Leith biomass power struggle

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Depending on who you ask, plans for a biomass power plant in Leith either represent a huge opportunity for helping meeting green energy targets or a massive blot on the landscape.

The 360 million plant – one of four planned across Scotland – has already drawn criticism from environmental campaigners and councillors due to proposals for a smokestack up to 100 metres high. But Forth Energy, the firm behind the scheme, argues it will create local jobs and provide green energy to thousands of local homes. Here Calum Wilson , managing director of Forth Energy, and Rob Kirkwood, of the Leith Links Residents' Association, set out the case both for and against


Calum Wilson, managing director of Forth Energy

Forth Energy plans to develop four renewable energy plants at the ports of Leith, Dundee, Grangemouth and Rosyth. The projects represent a 1.7 billion investment in renewable energy and would have a total energy capacity of up to 500 megawatts – enough to power more than a million homes. These plants are among the largest infrastructure projects planned in Scotland in the next ten years.

In its efforts to tackle climate change, the Scottish Government has set clear targets for renewable energy production by 2020. These include 50 per cent of Scotland's electricity to be supplied from renewable sources and 11 per cent of Scotland's heat to be met by renewable sources.

These renewable energy plants will be fuelled by sustainably-sourced biomass and, as well as making a strong contribution to government targets, they will deliver additional local benefits.

The development of a plant in Leith is an ambitious project but one we feel will have a positive impact. The total investment at Leith will be up to 600 million, providing further economic growth for the area and enhancing long-term employment prospects through the development of new skills. Opportunities will include the creation of 250 construction jobs and 60 operational jobs.

As one of Scotland's major ports, Leith is an ideal location for a renewable energy plant and offers excellent sea and rail links, a deep water dock and the capacity to unload and store biomass quickly and safely. This state-of-the-art plant will also produce renewable heat that can be supplied to local businesses, industry and communities.

The two initial residential developments at the harbour are progressing and, as they develop, the proposed plant will be capable of providing low carbon renewable energy to them. It will also have the potential to supply energy to other areas over the longer term. Emissions from the plant will be subject to detailed studies and modelling to ensure there are no adverse health effects associated with the plant.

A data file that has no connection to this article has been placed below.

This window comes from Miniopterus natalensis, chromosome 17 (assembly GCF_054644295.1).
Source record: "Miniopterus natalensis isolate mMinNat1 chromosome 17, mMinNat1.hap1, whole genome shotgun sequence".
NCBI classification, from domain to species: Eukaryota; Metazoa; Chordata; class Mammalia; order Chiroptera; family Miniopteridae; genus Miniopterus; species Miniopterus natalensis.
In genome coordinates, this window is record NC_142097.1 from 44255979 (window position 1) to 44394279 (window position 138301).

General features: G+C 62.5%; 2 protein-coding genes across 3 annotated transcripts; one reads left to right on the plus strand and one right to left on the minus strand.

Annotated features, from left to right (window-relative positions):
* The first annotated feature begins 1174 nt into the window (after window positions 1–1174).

Rob Kirkwood, spokesman for Leith Links Residents Association

Forth Ports has money problems. The housing market crashed, land prices plummeted and its plans for a residential waterfront development will no longer deliver the expected cash.

This proposal for a biomass incinerator is simply a hastily drawn up plan to deal with this poverty. Forth Energy (the company formed by Forth Ports and Scottish and Southern Energy) will of course try to convince us that this proposal is not just about quick money.

It will dress up the incinerator in green clothes, apply eco-friendly, sustainable make-up and try to convince us it is an attractive proposition for the community.

However, the green clothes clearly don't fit and the badly applied make-up cannot possibly hide the ugliness of the scheme.

First of all, the incinerator will produce a cocktail of toxic emissions that research shows are harmful to human beings. Furthermore, the unique climate of Leith, with its frequent sea fogs, will ensure these particles will not be dispersed by a proposed 100m chimney stack, but will remain at nose level, as are the noxious emissions from the Seafield sewerage works.

Secondly, the plant – as well as being an ugly construction – will also generate continuous light and noise throughout the day and night for residents. At night, the plant will be lit up with floodlights and throughout the day and night, articulated lorries will be transporting combustible substances into the plant and taking out vast quantities of toxic ash (no-one knows where this ash is going). This will go on for 24 hours each day and the local air quality – which is already poor in Leith – will inevitably get poorer.

This will not, of course, encourage anyone to buy a flat in the proposed residential development, which suggests a lack of joined-up thinking from a company trying to maximise its profits.

Thirdly, will it really generate green energy? The organisation Greener Leith in its recent submission on the proposal points out that currently there is no ongoing external independent audit of the fuel used in the plant so there's no guarantee that the wood will come from forests that will be replaced. Forests throughout the world will clearly be at risk.

If this incinerator is built then we can all wave goodbye to a residential waterfront development which will enhance the reputation of Edinburgh as one of the most architecturally beautiful and prestigious cities in the world.

Leith was expected to get a facelift, but this plan represents a botched job.

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